If you’re like me the phrase goes “once you go gas you cannot go back”. Growing up the only type of stove I ever used was gas. In my early-twenties I lived a short stint in two apartments with electric ranges but I don’t think I did much cooking at that time. Shortly after getting married my wife and I bought a nice starter home and I was very pleased to see a proper gas stove. After about 8 years we moved into our current home and we have an electric range.
Now, I’m no Marie Kondō with perfect cleaning habits and the whole run-down of organizational methods but I do like a tidy kitchen. And, If you’ve ever had an electric stove, particularly the ceramic cook-top variety, you know that the struggle is real.
Recently, my wife was cooking up batches of marmalades and jams and had a boil-over. While I wasn’t super excited to get cleaning I did see an opportunity to share my technique. This technique has worked wonders for me but your mileage may vary.
Below is my approach to cleaning ceramic cook-top stoves. With this technique I’ve had very good success in restoring even some of the most filthiest ranges.
Disclaimer: Use these techniques at your own risk, I am not liable for any losses and/or damages in connection with my recommendations. And please, use/wear proper personal protective equipment.
Step 1: Allow the Stove to Cool Down
We want to reduce our own personal risk of harm, so let that mess cool before attacking it. To some, this may sound counter-intuitive because some messes may be “easier” to clean up while hot. I’d rather error on the side of safe rather than sorry.
Step 2: Clear Any Loose Debris
This may sound obvious and it should. We want our work area to be as targeted on the hard stuff as possible. Take a rag (wet or dry) and give the stove a good once over to ensure that it is clear.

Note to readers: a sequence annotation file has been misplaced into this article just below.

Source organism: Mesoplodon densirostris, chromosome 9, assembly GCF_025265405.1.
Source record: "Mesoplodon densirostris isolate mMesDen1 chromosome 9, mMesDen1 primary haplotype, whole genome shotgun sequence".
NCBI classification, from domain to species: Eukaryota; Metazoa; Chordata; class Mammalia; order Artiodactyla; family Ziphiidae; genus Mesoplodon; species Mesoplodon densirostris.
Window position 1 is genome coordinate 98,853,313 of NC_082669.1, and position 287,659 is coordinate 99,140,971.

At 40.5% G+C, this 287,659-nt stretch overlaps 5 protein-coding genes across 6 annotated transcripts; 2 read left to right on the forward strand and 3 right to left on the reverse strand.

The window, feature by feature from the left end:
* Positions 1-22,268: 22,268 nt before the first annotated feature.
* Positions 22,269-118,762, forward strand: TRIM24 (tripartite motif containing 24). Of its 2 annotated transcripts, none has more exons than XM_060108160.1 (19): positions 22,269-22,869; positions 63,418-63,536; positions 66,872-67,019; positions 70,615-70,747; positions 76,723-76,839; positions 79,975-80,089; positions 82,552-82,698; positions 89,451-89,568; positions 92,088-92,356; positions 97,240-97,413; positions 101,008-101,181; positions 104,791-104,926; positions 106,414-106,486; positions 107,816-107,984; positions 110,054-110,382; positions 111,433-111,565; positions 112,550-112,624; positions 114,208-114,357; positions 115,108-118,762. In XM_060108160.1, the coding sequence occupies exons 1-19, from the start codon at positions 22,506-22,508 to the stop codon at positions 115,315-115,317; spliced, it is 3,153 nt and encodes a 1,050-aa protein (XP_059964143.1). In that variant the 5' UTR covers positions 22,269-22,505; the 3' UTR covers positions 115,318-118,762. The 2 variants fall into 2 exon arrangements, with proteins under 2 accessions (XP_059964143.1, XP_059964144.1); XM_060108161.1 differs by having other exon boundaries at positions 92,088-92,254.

Step 3: Spray Problem Areas with Oven Cleaner
Pro Tip: Use the fume-free formulation.
Word of warning: If you have any stainless steel, aluminum or other surface/item nearby that will react with the cleaner (as we do) be sure to wipe them immediately with a moist towel to prevent damage from the cleaner.
This is one of the keys to getting the stove exceptionally clean. Spray, coat and re-spray until the area is coated with a nice bubbly white layer of cleaner.
Step 4: Wait
Set a timer for 5-20 minutes and let the cleaner do the work.
Step 5: Scrub, Scrub, Scrub
For this step, I prefer to use these Stainless Steel Scrubbing Scouring Pads. They really get the job done with little effort. I just run some warm water over the pad and scrub the surface of the stove in a circular motion. Do this until you think it’s either clean or not getting any better.
Step 6: Wipe with Paper Towel
Lets see how we did.
If we got everything and it looks good proceed to step 6; otherwise, you can repeat steps 3-5 and see if it gets any better.
If you’re like me and ran-out of oven cleaner or you want to try some other finishing techniques.
You can rinse the scouring pad and add some dish soap and give it a scrub.
You can also take out a razor blade and carefully scrape at the remaining stain.
I personally prefer re-spraying the stove because I feel that the cleaner makes it easier and is less error prone than scraping and scrubbing (as I have damaged this stove before with the razor blade).
Step 7: Final Wipe Down and Buff
For this final step I usually wipe down the entire stove with a moist towel and dry it off. And to finish it off I wet the surface with Cooktop Cleaner and dry and buff with a micro-fiber towel.
I hope that this tip comes in handy so you too can have a super clean ceramic/glass electric stove.
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